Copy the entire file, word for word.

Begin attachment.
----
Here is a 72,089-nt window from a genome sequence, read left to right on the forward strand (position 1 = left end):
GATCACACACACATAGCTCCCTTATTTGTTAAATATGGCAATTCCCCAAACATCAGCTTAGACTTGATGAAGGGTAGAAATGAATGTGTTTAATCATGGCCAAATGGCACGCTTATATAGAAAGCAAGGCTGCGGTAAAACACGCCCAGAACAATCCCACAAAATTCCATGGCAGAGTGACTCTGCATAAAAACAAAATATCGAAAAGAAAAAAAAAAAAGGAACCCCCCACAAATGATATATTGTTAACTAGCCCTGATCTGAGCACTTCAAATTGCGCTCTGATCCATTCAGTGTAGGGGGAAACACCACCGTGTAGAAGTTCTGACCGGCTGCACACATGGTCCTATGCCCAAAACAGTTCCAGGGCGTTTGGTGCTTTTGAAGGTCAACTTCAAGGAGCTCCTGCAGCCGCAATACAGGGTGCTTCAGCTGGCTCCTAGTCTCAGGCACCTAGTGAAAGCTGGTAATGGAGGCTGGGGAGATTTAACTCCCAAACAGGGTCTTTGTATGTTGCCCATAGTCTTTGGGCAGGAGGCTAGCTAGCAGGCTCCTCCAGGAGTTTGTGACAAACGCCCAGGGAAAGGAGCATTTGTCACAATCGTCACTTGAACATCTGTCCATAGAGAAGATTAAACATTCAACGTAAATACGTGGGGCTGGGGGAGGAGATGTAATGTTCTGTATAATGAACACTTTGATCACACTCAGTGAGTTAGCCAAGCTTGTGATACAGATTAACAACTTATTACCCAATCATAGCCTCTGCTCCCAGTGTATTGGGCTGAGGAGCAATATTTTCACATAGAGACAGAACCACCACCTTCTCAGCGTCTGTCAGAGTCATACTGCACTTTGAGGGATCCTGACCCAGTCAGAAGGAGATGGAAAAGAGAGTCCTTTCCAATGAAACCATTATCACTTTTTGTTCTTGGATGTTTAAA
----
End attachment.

Here is a 72,089-nt window from a genome sequence, read left to right on the forward strand (position 1 = left end):
GATCACACACACATAGCTCCCTTATTTGTTAAATATGGCAATTCCCCAAACATCAGCTTAGACTTGATGAAGGGTAGAAATGAATGTGTTTAATCATGGCCAAATGGCACGCTTATATAGAAAGCAAGGCTGCGGTAAAACACGCCCAGAACAATCCCACAAAATTCCATGGCAGAGTGACTCTGCATAAAAACAAAATATCGAAAAGAAAAAAAAAAAAGGAACCCCCCACAAATGATATATTGTTAACTAGCCCTGATCTGAGCACTTCAAATTGCGCTCTGATCCATTCAGTGTAGGGGGAAACACCACCGTGTAGAAGTTCTGACCGGCTGCACACATGGTCCTATGCCCAAAACAGTTCCAGGGCGTTTGGTGCTTTTGAAGGTCAACTTCAAGGAGCTCCTGCAGCCGCAATACAGGGTGCTTCAGCTGGCTCCTAGTCTCAGGCACCTAGTGAAAGCTGGTAATGGAGGCTGGGGAGATTTAACTCCCAAACAGGGTCTTTGTATGTTGCCCATAGTCTTTGGGCAGGAGGCTAGCTAGCAGGCTCCTCCAGGAGTTTGTGACAAACGCCCAGGGAAAGGAGCATTTGTCACAATCGTCACTTGAACATCTGTCCATAGAGAAGATTAAACATTCAACGTAAATACGTGGGGCTGGGGGAGGAGATGTAATGTTCTGTATAATGAACACTTTGATCACACTCAGTGAGTTAGCCAAGCTTGTGATACAGATTAACAACTTATTACCCAATCATAGCCTCTGCTCCCAGTGTATTGGGCTGAGGAGCAATATTTTCACATAGAGACAGAACCACCACCTTCTCAGCGTCTGTCAGAGTCATACTGCACTTTGAGGGATCCTGACCCAGTCAGAAGGAGATGGAAAAGAGAGTCCTTTCCAATGAAACCATTATCACTTTTTGTTCTTGGATGTTTAAA